You move into a new house and it’s time to make it your own. Other than furniture and decorations, you decide to upgrade to the latest and greatest technology. The water and electricity are already connected to the network so you can monitor your usage on your mobile device. But you want more automation. For starters, you install a Bluetooth-enabled, smart-assistant sound system and an automated thermostat, both accessible from your phone and smartwatch. Connected lighting—also controllable from Bluetooth devices—comes next, followed by a smart refrigerator that syncs your grocery list between devices. Lastly, you purchase a home-monitoring security system you can turn on and off from remote locations to protect both your loved ones and all of your expensive technology tucked inside.
Your new home has been upgraded and is now highly intelligent with many remote connection capabilities. It’s also full of possible security threats.
The Internet of Things (IoT), or the ecosystem of smart, connected technology, is growing. Popularity among consumers continues to rise as companies work to meet this demand with revolutionary connected gadgets. Experts believe this trend has the potential to grow to between $2.7 to $6.2 trillion by 2025, with around 26 billion connected devices by 2020.
This high level of adoption and growth has garnered the attention of data privacy and security experts. As virtual data access points in the world multiply at alarming rates, experts are working hard to keep information secure. But it’s not as easy as you’d think.
In early 2016, the average digital consumer owned 3.64 connected devices. That’s 3.64 devices that are basically programmable computers, subject to malware and security threats the same as an average computer. In the home, the items most likely to be targeted involved those dealing with security and surveillance and items that “listen” to voice commands.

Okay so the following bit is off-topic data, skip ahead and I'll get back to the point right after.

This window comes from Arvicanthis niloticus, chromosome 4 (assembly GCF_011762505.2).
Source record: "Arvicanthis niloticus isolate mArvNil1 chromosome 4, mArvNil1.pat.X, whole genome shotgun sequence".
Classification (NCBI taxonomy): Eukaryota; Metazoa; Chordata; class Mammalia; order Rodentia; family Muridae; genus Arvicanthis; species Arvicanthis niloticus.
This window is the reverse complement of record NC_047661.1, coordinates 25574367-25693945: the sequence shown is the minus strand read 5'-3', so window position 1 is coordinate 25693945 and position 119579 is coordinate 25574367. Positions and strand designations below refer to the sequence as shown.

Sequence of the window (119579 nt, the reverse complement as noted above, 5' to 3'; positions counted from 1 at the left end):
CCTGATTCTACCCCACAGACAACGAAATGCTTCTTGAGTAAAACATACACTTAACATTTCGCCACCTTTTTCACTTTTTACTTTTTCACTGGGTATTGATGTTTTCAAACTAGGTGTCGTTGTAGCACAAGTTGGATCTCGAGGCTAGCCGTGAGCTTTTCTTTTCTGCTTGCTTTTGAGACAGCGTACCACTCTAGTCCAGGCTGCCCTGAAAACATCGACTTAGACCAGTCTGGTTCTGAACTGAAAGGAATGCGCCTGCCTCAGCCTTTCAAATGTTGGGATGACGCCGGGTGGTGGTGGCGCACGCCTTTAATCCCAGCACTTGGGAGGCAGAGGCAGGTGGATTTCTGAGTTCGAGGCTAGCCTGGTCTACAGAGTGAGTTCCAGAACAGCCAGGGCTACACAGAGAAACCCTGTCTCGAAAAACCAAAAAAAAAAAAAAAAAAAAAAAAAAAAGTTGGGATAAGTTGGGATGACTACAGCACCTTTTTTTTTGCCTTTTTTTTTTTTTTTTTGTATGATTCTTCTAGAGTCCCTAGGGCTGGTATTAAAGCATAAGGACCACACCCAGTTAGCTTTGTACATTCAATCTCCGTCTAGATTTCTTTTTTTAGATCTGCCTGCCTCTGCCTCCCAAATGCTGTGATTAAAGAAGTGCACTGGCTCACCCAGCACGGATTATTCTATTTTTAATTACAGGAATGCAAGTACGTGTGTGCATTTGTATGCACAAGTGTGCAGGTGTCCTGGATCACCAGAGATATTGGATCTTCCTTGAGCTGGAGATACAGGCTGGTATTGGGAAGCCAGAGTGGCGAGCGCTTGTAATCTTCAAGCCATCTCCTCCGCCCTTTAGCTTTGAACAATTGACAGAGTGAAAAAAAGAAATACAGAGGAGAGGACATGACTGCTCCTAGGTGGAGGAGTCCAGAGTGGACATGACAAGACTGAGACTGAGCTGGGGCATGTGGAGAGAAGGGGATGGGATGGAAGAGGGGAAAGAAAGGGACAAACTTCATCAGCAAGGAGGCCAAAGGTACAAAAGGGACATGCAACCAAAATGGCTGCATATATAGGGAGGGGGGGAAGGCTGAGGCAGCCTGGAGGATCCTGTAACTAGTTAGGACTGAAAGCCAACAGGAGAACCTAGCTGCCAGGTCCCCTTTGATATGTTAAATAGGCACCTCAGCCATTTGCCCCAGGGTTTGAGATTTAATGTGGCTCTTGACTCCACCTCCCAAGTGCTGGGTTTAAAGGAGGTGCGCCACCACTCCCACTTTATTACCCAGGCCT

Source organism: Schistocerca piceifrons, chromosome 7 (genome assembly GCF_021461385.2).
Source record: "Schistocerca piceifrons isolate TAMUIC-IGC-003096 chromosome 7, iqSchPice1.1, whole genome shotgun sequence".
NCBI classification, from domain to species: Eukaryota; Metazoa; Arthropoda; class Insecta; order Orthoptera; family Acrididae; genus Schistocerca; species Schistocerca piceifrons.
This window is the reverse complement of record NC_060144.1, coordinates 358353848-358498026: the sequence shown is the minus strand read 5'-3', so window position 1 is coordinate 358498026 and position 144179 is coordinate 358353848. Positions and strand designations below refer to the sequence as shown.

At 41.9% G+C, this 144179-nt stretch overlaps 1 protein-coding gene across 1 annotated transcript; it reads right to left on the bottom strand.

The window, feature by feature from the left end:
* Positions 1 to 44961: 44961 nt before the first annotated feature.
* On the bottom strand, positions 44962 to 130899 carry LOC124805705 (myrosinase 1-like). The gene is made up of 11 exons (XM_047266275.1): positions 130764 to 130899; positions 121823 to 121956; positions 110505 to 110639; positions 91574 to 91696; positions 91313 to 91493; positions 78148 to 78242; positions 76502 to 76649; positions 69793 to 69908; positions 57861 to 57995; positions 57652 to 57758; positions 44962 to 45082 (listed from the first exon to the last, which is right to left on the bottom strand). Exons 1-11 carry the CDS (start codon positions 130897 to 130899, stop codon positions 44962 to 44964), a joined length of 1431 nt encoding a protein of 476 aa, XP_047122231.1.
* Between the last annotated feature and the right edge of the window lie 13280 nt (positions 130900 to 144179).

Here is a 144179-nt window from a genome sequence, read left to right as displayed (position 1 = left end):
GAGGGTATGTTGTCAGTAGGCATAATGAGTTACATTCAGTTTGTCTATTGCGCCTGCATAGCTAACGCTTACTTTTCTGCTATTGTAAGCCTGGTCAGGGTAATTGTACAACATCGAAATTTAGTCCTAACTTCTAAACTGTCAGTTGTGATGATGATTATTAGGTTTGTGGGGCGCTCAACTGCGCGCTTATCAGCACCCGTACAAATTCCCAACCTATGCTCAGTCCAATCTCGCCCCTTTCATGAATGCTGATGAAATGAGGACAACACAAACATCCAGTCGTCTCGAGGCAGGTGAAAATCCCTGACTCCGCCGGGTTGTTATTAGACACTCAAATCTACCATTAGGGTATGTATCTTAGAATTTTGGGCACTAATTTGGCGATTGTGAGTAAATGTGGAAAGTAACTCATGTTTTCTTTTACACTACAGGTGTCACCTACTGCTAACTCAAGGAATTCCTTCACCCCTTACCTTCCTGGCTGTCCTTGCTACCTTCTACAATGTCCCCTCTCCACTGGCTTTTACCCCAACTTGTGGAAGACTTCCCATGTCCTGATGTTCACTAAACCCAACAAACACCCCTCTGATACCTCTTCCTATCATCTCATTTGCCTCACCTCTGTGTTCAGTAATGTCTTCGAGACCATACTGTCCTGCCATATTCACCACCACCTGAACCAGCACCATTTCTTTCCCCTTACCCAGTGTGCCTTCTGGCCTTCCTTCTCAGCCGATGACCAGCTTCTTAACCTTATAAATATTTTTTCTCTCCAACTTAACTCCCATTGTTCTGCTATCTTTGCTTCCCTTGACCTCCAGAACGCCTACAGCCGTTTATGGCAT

IoT device hacks can happen in the following ways:
Known as a host of private computers infected with malware, botnets are often used to steal private data, gather online banking credentials, and send phishing emails. In the IoT world, cyber criminals are using botnets to bring down the internet. They do this by gaining access to a number of devices and sending them large surges of corrupt data. Due to the crippling effects this can cause, these botnets are now being offered for a fee and cyber criminals can purchase them for specific causes.
This past fall, for example, a new botnet entered the scene that was able to infect up to 3,500 devices in 5 days. Another attack involved a hacker publicly releasing a botnet malware code that hijacked 1.5 million smart security cameras and other smart devices that were still using default usernames and passwords. Luckily in these cases, as in most basic IoT botnet cases, infected devices are cleaned after a restart. To protect against this new resurgence of botnets, change login credentials on a regular basis and disable telnet connections or risk repeat contamination.